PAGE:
Sometimes, though not often, a single person represents an entire movement. In reggae, the undisputed giant in the genre was Bob Marley. Having succumbed to cancer in 1981, he has continued to cast a very long shadow. This is photographer David Burnett's homage to the musician, a beautiful and artistic compilation
put together just a few years prior to Marley's death. Burnett, a photojournalist who has shot everything from wars to presidents, displays these photos for the first time.
These images were captured at the nexus of Marley's career, when he left his native Jamaica after an attempt on his life and found his musical star rising in the rock heavens. There are approximately 200 images here, and only a few have been previously published in an article for
Though Bob is the focus here, peripheral shots include portraits of Lee "Scratch" Perry, Burning Speark, Ras Michael, and Peter Tosh. A combination of black and white and color selections are presented in Soul Rebel, remarkable moments capturing the reggae chief in quiet repose, on stage, enjoying a spliff, in the recording studio, in domestic scenes, and much more.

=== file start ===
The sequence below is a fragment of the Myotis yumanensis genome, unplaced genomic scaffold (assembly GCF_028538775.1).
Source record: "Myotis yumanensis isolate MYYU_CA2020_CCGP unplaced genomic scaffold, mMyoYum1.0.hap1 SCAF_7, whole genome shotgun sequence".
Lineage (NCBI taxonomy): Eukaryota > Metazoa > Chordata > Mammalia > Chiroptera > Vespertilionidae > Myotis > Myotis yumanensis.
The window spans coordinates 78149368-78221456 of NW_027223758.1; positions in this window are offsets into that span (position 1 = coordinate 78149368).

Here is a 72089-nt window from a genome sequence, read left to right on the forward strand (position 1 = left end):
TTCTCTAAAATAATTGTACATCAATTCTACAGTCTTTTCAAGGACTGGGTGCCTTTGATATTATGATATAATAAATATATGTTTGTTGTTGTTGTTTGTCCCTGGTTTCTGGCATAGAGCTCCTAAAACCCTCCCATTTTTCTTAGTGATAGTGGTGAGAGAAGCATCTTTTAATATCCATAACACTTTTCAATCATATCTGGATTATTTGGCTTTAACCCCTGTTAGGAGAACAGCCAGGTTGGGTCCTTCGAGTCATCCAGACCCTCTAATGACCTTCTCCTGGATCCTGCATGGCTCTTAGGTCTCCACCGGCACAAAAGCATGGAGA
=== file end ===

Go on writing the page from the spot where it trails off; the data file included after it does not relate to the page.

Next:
Says Burnett about his subject:
"I was a stranger covering him for an international news publication. Marley was especially hospitable and very forthcoming. We sat for a couple of hours speaking about everything from politics, to music, and the whole scene in Jamaica, and why it would give birth to a movement like reggae. His suspicion of politicians kind of mirrored my own, though his view was colored by the hard times he'd known growing up in Trenchtown. In a way, that is the beauty of his music, that from such harsh beginnings came such spiritual understanding and musical poetry."